Indeed words do evolve. SJW is now a synonym for "miscellaneous things I hate on the intenet"/"big evil boogeyman" and has further evolved so that anyone using it without irony has readily identified themselves as a very, very silly person.

        • Uh, that's what SJW means.

          That's certainly not what it originally meant. The term "Social Justice Warrior" originally referred to a certain kind of Internet-only slacktivist who regurgitated half-understood academic soundbites on social media in return for brownie points [urbandictionary.com].

          Like "troll" (which was a perfectly useful term back in the Golden Age of Usenet), the word has completely lost its meaning in the last few years.

          • by Cloud K ( 125581 )

            >the word has completely lost its meaning in the last few years

            Seems so. The irony on UD there is that it talks about someone shouting at a feminist for saying they don't like the colour pink as it's too "prissy", yet most usage I've seen of SJW recently (e.g. from the gamergate crowd) has been synonymous with "militant feminist", which in a way seems like a contradiction.

            Frankly it's all too confusing to me. SJW seems to have evolved to mean "person I disagree with", pretty much - it's a quick label t

            • The problem is that listening to other people is mostly a waste of time, because so many peoples' views are just plain nuts.

              For instance, you mention "right winger" with scary-quotes. That's a real thing; just look at all the right-wing sites like breitbart.com and wnd.com. Listening to their views is a complete waste of time, because they all think that FEMA is building concentration camps and that martial law is going to be declared soon and we'll have a dictatorship. Many of them also think the Rapture

              • That's a real thing; just look at all the right-wing sites like breitbart.com and wnd.com.

                That isn't even close to all the right-wing sites. Breitbart's Alexa ranking is 232 in the United States and WND is 378. Disturbingly high, to be sure, but nowhere near the readership of the Wall Street Journal (122) or Forbes (75).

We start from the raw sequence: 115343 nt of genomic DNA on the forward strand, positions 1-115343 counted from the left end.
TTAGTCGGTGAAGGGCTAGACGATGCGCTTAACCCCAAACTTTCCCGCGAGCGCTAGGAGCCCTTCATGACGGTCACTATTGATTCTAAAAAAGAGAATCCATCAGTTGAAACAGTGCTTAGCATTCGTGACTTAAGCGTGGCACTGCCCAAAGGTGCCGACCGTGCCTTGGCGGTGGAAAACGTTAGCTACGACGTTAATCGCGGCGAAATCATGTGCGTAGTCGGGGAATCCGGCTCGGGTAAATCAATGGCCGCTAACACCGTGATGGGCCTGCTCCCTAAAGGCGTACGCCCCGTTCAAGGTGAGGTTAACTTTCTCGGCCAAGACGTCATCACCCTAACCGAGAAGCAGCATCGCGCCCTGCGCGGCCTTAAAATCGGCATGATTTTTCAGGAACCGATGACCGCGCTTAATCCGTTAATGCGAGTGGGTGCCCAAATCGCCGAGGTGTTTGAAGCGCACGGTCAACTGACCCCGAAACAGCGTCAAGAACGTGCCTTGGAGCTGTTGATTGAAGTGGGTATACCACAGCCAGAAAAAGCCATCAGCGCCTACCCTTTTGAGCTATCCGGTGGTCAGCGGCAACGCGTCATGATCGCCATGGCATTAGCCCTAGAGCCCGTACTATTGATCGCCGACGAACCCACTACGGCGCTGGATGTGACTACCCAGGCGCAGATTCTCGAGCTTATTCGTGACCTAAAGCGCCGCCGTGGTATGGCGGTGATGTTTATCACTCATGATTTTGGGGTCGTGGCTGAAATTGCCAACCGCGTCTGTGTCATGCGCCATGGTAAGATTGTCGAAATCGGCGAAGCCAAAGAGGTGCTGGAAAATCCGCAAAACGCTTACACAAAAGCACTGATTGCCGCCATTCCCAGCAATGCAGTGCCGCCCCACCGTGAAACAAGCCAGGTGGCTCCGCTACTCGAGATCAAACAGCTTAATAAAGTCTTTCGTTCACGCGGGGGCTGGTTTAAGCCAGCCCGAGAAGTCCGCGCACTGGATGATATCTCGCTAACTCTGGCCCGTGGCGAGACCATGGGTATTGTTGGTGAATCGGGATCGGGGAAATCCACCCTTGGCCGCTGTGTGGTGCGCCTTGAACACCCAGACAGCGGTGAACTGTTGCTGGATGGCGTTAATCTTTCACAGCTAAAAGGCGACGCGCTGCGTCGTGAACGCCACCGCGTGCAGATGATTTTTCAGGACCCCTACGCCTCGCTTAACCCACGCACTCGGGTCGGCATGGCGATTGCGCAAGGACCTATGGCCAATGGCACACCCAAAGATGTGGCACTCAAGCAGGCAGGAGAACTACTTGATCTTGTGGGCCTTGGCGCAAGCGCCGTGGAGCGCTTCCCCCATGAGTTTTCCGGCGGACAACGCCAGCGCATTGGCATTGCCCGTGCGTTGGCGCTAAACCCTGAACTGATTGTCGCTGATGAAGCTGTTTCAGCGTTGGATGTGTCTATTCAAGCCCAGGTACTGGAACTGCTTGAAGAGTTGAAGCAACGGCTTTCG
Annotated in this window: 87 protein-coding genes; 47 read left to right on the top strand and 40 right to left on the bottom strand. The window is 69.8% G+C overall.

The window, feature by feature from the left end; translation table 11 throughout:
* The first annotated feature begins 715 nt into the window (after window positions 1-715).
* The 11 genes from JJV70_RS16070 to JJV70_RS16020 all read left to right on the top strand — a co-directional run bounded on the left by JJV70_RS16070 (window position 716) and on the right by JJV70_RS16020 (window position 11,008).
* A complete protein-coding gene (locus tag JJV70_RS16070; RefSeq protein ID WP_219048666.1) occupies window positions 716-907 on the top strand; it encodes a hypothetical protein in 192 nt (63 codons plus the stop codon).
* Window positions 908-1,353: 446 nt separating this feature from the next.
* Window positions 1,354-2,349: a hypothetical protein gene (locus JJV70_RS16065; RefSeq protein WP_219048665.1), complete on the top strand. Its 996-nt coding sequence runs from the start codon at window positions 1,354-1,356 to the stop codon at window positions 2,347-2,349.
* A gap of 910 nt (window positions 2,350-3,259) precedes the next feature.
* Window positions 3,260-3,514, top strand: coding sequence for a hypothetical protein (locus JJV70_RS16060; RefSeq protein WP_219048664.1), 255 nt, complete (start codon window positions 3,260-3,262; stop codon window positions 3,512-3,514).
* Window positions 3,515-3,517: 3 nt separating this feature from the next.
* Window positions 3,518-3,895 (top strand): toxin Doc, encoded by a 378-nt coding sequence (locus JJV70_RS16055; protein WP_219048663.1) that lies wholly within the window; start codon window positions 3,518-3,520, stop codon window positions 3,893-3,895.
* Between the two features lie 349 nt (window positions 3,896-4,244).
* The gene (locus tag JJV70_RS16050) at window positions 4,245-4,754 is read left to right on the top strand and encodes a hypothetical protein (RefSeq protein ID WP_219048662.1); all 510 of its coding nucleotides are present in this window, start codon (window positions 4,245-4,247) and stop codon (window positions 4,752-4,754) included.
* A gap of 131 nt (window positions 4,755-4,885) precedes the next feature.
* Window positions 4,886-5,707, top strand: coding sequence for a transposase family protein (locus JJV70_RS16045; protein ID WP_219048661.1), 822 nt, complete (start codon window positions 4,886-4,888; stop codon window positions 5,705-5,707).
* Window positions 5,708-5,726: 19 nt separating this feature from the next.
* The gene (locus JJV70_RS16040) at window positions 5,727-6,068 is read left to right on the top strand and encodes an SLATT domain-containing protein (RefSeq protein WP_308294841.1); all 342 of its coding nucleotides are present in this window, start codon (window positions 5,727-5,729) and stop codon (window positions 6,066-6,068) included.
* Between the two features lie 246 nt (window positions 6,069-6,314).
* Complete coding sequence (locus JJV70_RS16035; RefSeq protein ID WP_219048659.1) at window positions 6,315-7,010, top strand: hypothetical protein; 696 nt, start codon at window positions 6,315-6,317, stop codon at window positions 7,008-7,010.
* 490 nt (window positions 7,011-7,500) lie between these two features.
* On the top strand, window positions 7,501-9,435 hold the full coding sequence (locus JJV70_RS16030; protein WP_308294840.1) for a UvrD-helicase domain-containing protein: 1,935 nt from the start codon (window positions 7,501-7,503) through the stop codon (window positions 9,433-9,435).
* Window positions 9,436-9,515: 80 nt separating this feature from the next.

• Oh please: yes, the readership of WSJ and Forbes are much higher (for good reason: people like me read Forbes, since it shows up on Google News and I don't immediately ignore it the way I do Breitbart, even though I keep in mind the source and its bias when I do read it).

                  However, the actual content of those sites is far less extreme than BB or WND. WSJ/F are somewhat right-wing, and in a mainstream corporatist way. BB/WND are extremist right-wing, in a conspiracy-theorist and fundie Christian way.

                  • My point is merely that there is such a thing as a mainstream right wing, and it's much, much bigger than the loony right-wing. Same goes for the left wing. And as you rightly point out, the mainstream partisan outlets are good enough that those who aren't in the party will still read it.

              • by Cloud K ( 125581 )

                Indeed, basically there are plenty of crazies on both sides.

                What's bothering me is that in recent years (say the past 5 or so) the politics of the internet - at least what I've seen of them - have become extremely polarised. More and more people are diving to those nutjob extreme ends of things (e.g. 'right' and 'left' to simplify) and in a way kind of waging war on each other. This leaves the centre, where much of the civil discussion and negotiation would happen, feeling a bit empty. If you try to medi

                • Yep, this same shit happens to me too. I'm either a right-wingnut or a leftist/communist depending on who's responding.

      • by Falos ( 2905315 )
        Incidentally, does your definition of what feminism today *is* differ from the exhibited standard, yet override it?

        Ironically, "Anonymous" is also a good example of fragmentation and conflicting stances, groups, messages, opinions, agendas, etc. all trying to squeeze under the same banner. For some reason we seem more compelled to try and steer the banner's meaning, rather than separate from it. Nevertheless bystanders will remain unaware of anyone that is working on, as they say, "taking it back".